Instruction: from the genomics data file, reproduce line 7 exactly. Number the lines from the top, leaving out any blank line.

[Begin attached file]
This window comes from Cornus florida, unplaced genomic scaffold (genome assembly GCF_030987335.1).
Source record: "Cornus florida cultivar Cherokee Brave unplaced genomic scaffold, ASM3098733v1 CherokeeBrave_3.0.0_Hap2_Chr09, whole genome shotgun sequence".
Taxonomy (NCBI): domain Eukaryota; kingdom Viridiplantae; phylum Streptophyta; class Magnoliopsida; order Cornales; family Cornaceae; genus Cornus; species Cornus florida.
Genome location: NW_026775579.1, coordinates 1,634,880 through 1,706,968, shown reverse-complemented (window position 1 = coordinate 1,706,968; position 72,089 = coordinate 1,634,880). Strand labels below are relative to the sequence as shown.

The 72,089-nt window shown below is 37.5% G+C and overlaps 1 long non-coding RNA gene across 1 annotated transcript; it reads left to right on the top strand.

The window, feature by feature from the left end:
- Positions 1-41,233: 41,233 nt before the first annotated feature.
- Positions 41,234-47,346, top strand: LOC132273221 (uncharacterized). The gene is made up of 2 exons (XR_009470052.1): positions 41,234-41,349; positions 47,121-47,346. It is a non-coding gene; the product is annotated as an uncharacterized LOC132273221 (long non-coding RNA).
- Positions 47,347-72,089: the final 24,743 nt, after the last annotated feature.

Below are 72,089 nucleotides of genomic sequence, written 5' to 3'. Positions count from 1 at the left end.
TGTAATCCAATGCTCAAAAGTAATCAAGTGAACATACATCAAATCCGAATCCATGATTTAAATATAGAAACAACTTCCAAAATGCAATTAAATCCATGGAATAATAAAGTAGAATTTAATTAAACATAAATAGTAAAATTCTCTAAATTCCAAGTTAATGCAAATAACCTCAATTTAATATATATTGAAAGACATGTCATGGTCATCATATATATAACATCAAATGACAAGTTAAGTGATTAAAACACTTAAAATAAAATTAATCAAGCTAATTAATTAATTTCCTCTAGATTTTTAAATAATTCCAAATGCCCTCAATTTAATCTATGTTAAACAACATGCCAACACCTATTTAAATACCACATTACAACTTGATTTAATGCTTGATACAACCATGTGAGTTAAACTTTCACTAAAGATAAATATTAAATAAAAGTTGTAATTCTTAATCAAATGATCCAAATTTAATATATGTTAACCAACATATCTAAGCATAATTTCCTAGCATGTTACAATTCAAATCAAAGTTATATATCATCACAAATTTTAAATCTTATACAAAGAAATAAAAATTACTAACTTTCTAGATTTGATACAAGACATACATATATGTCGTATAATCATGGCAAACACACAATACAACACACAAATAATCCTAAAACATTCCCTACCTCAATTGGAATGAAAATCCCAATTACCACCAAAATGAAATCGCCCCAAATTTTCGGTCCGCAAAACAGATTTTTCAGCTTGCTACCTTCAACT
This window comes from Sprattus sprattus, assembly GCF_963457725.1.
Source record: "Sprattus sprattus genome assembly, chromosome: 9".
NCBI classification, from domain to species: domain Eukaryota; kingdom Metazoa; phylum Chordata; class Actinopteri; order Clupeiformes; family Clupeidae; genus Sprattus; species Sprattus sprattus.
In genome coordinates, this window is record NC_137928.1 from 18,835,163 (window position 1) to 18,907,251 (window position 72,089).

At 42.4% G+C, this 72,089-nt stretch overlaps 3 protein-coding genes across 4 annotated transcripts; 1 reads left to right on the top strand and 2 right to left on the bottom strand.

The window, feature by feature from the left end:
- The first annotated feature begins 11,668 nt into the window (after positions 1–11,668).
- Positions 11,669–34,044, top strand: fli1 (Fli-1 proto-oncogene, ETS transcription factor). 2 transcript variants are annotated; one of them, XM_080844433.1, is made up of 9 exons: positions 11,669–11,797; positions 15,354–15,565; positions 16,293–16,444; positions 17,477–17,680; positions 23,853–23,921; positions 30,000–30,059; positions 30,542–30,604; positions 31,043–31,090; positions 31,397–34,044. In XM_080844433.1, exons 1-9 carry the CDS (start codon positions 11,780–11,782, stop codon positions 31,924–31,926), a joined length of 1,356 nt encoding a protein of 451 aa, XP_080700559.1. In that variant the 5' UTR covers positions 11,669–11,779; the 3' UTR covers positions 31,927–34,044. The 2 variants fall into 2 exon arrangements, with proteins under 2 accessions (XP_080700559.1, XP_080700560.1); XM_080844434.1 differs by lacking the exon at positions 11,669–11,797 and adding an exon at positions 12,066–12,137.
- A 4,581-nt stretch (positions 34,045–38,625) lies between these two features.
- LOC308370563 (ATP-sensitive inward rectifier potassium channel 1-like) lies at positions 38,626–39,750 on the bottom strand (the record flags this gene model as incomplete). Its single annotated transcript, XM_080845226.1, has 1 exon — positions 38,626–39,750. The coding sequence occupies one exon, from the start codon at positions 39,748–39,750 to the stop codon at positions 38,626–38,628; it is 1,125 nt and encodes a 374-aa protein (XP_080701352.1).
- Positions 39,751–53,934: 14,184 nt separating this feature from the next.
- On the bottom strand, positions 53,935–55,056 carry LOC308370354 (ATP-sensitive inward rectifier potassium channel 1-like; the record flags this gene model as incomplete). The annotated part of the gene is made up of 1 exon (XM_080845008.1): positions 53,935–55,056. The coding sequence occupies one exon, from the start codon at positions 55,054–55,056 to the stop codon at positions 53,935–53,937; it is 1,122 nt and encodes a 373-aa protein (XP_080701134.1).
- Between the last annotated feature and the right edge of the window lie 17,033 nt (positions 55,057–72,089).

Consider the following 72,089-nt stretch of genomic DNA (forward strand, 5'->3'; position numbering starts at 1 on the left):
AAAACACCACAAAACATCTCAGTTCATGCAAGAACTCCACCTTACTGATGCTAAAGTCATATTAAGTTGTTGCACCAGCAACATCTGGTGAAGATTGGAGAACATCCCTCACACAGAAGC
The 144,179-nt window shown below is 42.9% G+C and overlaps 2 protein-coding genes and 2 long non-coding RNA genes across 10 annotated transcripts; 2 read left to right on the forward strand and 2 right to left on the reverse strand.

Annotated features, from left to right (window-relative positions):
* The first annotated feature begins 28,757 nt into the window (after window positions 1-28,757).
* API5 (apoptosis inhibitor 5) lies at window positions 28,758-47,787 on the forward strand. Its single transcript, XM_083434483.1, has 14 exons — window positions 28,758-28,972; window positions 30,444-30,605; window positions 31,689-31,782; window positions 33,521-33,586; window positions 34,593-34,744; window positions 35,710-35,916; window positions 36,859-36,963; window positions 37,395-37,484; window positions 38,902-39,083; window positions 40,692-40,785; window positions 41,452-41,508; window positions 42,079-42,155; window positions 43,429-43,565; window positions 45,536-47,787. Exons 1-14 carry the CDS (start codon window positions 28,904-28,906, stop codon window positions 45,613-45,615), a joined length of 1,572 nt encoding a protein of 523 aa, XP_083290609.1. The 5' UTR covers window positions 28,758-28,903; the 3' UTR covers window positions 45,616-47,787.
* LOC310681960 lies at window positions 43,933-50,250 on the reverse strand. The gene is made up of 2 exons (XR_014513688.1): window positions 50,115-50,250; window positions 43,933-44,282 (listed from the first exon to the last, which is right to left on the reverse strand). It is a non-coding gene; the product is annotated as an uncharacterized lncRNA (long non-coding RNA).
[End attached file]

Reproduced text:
- Positions 1-41,233: 41,233 nt before the first annotated feature.